We don’t bring people to Christ, we invite them. We do this as followers of Jesus the Christ, the kind of follwers described in our Gospel story.

We hear those who cries and instead of shushing them, we go TO them with FAITH that Jesus can free them from their affliction (whether it’s poverty, addiction, fear, self or other hatred, whatever wounded-ness they bear). We go TO them with HOPE that they will choose to answer the invitation to come near to Jesus who will make them whole.

Many people learn over time that they aren’t worthy of anything good, and they come to believe that. But the Good News that we bring is that none of us is worthy, yet as the Psalmist says, “The Lord ransoms (i.e. sets free) the life of his servants and none will be punished who trust in him.”

They may or may not choose to come. That isn’t our concern or our goal. Our role is to GO and invite them to come near to Jesus.

It’s that third grace we prayed for, however, that trips us up as a church: CHARITY. We have prayed to God to increase in us the grace of charity. Charity is the voluntary giving of help. It’s often money, but not always, and we give it to those in need. The key word, of course, is voluntary.

Charity involves kindness and tolerance in judging others. In the Gospel story, Jesus’ followers failed to be charitable at first – sternly ordering Bartimaeus to be quiet. It’s a pattern repeated often – the disciples try to protect Jesus from those they deem unworthy – the children, the beggars, the women, the foreigners… yet Jesus keeps calling them close to him, and showing his followers that it is his desire to draw all people to himself.

It is the role of the followers of Jesus to help with that desire, not interfere with it. Every day we who are followers of Jesus hear the cries of those who need to be made whole. Every day Jesus sends us to them and asks us to invited them to come near to him.

As a church, we do this in our ministry to the poor and hungry in the Shepherd’s Table. We also do it in our worship.

Many of you know that we did a funeral this week. I got a call on Tuesday at 11 am, telling me that it had bee published in the newspaper that I was doing a funeral the next day at 3 pm at the funeral home. This isn’t the first time that’s happened…

That blew open my week because, since it was at the funeral home (which is not what Episcopalians do – we bury out of the church), I had a choice. I could carry 50-75 Prayer Books to the funeral home or I could make a service booklet. So I made a booklet – which took some time. I also had to meet with the family. I had never met this person. They hadn’t been here in a decade, but still counted themselves as Episcopalian, so they assumed that I would come do the funeral. Thank God, I could clear my schedule to do it.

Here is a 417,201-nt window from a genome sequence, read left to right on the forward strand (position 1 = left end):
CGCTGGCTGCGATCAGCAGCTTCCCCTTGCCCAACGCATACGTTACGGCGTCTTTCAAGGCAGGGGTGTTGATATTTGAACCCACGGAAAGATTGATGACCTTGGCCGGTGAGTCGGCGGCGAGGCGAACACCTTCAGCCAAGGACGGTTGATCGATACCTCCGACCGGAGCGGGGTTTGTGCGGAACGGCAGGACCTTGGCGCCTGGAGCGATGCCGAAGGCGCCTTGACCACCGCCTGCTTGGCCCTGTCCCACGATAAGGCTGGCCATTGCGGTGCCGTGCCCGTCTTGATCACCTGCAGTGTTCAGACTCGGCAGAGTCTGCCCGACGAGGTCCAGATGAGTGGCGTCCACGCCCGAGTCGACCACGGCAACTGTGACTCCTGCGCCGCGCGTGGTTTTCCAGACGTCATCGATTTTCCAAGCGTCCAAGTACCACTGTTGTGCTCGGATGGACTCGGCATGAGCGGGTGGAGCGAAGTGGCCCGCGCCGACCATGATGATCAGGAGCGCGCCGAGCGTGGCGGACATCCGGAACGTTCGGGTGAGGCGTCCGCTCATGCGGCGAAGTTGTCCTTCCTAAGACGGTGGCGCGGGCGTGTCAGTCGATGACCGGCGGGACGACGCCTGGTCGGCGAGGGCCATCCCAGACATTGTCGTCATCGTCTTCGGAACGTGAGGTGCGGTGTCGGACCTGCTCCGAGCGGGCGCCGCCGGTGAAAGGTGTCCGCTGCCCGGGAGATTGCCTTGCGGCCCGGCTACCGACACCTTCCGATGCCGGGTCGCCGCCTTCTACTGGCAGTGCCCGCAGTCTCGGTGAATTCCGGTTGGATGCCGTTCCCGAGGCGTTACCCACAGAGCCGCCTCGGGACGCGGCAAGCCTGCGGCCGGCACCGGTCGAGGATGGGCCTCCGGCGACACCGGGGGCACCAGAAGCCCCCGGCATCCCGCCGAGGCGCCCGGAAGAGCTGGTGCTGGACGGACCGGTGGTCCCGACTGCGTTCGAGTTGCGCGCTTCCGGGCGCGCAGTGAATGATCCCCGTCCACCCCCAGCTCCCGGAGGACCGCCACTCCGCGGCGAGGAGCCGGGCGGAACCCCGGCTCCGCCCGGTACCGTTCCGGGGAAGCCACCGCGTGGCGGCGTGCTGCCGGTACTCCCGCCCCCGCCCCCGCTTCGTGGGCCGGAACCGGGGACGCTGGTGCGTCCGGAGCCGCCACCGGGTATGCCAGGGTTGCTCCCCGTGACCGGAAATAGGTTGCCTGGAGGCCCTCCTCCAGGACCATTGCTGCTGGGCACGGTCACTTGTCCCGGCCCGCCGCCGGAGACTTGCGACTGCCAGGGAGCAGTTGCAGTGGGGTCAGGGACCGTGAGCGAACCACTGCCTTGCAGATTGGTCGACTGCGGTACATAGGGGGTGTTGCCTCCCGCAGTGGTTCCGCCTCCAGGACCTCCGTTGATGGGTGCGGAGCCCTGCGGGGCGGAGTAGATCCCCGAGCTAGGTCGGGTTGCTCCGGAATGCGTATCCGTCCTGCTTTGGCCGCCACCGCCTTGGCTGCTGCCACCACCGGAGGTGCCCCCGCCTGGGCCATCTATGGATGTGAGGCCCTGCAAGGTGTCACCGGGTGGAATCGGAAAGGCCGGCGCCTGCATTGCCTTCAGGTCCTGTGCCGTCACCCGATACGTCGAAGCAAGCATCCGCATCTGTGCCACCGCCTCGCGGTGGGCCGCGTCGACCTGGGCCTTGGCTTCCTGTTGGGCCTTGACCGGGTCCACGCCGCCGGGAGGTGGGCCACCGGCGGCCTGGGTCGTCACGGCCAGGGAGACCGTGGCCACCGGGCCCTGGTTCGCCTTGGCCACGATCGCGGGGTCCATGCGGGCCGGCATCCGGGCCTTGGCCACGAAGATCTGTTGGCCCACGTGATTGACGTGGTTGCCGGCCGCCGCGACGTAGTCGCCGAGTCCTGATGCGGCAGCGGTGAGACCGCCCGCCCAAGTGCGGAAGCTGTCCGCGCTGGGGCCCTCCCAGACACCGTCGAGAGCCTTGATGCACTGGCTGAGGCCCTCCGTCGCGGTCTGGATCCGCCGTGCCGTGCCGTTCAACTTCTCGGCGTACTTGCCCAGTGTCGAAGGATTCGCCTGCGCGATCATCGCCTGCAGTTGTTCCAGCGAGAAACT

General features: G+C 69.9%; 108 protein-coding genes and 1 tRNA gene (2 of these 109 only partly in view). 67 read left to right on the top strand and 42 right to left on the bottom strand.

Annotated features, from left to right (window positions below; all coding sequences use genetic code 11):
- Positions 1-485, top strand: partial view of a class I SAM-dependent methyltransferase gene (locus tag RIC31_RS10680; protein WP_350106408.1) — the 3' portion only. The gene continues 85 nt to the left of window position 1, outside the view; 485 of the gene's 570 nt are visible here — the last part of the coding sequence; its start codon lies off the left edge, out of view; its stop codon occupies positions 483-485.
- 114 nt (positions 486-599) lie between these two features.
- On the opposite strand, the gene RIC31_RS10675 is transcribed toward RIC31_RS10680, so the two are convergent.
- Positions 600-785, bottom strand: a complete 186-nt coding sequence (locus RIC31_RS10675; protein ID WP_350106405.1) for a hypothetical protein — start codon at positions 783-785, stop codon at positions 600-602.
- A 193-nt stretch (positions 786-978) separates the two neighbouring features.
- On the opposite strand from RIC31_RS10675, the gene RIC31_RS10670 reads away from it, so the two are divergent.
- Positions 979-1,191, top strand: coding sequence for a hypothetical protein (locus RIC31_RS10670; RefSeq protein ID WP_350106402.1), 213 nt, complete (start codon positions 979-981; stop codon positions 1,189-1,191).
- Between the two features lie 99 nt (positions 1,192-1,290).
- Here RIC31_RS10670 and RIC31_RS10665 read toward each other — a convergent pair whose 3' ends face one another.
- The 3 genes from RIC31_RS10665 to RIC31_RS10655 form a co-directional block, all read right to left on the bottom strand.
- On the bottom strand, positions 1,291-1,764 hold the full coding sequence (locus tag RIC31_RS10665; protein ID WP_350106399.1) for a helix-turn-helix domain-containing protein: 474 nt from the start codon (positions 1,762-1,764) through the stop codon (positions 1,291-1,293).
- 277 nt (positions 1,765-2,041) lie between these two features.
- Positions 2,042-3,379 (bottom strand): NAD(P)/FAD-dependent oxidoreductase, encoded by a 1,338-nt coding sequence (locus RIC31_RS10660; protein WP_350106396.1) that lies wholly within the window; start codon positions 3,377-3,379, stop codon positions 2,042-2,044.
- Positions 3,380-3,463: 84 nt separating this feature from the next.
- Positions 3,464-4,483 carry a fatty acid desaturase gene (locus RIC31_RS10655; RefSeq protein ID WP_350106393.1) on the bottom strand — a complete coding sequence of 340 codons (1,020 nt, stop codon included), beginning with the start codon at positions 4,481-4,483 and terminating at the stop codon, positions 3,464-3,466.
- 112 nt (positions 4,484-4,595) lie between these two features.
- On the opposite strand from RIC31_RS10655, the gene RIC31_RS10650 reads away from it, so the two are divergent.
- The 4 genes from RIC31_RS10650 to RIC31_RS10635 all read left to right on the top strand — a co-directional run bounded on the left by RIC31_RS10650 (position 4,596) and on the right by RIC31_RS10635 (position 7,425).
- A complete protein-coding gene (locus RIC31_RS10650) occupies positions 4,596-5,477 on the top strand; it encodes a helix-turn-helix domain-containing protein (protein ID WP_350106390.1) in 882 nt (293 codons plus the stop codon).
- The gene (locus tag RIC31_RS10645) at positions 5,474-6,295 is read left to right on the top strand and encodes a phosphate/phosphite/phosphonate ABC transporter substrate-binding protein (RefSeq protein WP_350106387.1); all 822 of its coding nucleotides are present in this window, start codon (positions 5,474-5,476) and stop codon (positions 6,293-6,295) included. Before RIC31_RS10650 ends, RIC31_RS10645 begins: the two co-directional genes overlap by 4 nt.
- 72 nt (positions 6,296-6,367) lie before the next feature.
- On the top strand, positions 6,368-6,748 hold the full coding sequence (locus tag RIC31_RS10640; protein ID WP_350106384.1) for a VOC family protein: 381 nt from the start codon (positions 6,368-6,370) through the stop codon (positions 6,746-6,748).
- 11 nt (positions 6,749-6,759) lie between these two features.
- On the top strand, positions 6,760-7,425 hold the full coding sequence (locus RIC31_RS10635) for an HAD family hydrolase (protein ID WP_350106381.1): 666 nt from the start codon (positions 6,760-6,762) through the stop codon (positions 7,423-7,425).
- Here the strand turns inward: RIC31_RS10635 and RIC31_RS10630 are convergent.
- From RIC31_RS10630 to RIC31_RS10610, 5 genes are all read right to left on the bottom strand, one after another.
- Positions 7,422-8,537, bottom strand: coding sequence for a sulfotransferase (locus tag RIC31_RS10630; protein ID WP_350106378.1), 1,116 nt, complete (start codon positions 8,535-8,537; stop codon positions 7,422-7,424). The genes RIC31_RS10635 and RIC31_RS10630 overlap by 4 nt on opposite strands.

I was miffed, frustrated, by the presumption that they would say you’re going to be here tomorrow to do this funeral for somebody you don’t know. But I surrendered because they needed it. It seemed to matter to them. I would have felt awful saying no to them. I could have but I chose not to.

I met with them an hour later – and I fell in love with them. I connected deeply to their pain and their hope. I counseled them in their grief, and I watched them light back up. They were so distressed because of the details of his life. They were so alone because they felt like God had deserted them and him.

So I shared the Good News that I know and they came away feeling hope, and we came away with a very deep, beautiful, meaningful relationship.

Will they come to Redeemer? Who knows? God only knows. That isn’t my goal or my business. My goal - our goal as followers of Jesus isn’t to fill our pews but to invite anyone to whom God sends us, even those who frustrate us and miff us in the process, but to invite them into the presence of Jesus, which we carry in ourselves. It’s what we do when we do when we come here each Sunday: restore and renew the presence of Christ who lives in us. The rest is up to God.

In the Gospel story, Bartimeus did follow Jesus on the way, he could see, which means he could know the Christ, and so he followed Jesus. But Jesus didn’t have a church he was filling, did he? Really, neither do we. What we have to share is THE WAY, THE TRUTH, & THE LIFE, who is Jesus.

We have Jesus and if we meant it when we prayed it, we will allow God to increase in us FAITH, HOPE, and CHARITY that we might be willing to go out and bring the Good News, and invite others to come near to Jesus where they (and we) will be made whole.